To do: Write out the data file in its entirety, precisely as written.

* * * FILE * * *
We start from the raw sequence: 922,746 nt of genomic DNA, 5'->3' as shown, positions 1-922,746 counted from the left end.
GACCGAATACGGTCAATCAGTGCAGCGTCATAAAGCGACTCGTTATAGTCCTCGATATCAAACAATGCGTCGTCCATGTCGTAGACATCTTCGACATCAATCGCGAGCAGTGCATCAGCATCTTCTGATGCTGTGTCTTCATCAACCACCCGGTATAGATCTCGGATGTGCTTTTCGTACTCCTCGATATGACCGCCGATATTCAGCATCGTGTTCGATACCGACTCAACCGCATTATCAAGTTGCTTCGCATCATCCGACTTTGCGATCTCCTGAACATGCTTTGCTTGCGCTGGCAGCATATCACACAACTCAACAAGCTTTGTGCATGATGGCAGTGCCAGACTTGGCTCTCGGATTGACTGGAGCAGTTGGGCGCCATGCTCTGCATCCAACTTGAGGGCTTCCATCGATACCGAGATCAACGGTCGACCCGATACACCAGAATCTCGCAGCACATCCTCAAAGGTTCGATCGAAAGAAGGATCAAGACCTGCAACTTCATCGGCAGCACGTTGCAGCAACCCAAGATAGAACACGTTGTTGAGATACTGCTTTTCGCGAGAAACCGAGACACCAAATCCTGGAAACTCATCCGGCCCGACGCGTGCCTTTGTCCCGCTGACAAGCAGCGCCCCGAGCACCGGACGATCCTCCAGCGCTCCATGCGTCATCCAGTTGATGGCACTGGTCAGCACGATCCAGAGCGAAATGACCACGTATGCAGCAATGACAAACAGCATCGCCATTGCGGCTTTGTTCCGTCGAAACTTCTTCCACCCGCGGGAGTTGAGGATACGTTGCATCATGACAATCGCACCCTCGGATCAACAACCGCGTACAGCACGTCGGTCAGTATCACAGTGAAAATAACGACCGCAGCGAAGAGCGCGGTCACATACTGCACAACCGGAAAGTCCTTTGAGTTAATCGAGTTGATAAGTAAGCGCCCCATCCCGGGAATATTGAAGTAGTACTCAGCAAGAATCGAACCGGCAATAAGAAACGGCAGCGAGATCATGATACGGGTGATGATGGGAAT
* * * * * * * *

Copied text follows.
We start from the raw sequence: 922,746 nt of genomic DNA, 5'->3' as shown, positions 1-922,746 counted from the left end.
GACCGAATACGGTCAATCAGTGCAGCGTCATAAAGCGACTCGTTATAGTCCTCGATATCAAACAATGCGTCGTCCATGTCGTAGACATCTTCGACATCAATCGCGAGCAGTGCATCAGCATCTTCTGATGCTGTGTCTTCATCAACCACCCGGTATAGATCTCGGATGTGCTTTTCGTACTCCTCGATATGACCGCCGATATTCAGCATCGTGTTCGATACCGACTCAACCGCATTATCAAGTTGCTTCGCATCATCCGACTTTGCGATCTCCTGAACATGCTTTGCTTGCGCTGGCAGCATATCACACAACTCAACAAGCTTTGTGCATGATGGCAGTGCCAGACTTGGCTCTCGGATTGACTGGAGCAGTTGGGCGCCATGCTCTGCATCCAACTTGAGGGCTTCCATCGATACCGAGATCAACGGTCGACCCGATACACCAGAATCTCGCAGCACATCCTCAAAGGTTCGATCGAAAGAAGGATCAAGACCTGCAACTTCATCGGCAGCACGTTGCAGCAACCCAAGATAGAACACGTTGTTGAGATACTGCTTTTCGCGAGAAACCGAGACACCAAATCCTGGAAACTCATCCGGCCCGACGCGTGCCTTTGTCCCGCTGACAAGCAGCGCCCCGAGCACCGGACGATCCTCCAGCGCTCCATGCGTCATCCAGTTGATGGCACTGGTCAGCACGATCCAGAGCGAAATGACCACGTATGCAGCAATGACAAACAGCATCGCCATTGCGGCTTTGTTCCGTCGAAACTTCTTCCACCCGCGGGAGTTGAGGATACGTTGCATCATGACAATCGCACCCTCGGATCAACAACCGCGTACAGCACGTCGGTCAGTATCACAGTGAAAATAACGACCGCAGCGAAGAGCGCGGTCACATACTGCACAACCGGAAAGTCCTTTGAGTTAATCGAGTTGATAAGTAAGCGCCCCATCCCGGGAATATTGAAGTAGTACTCAGCAAGAATCGAACCGGCAATAAGAAACGGCAGCGAGATCATGATACGGGTGATGATGGGAAT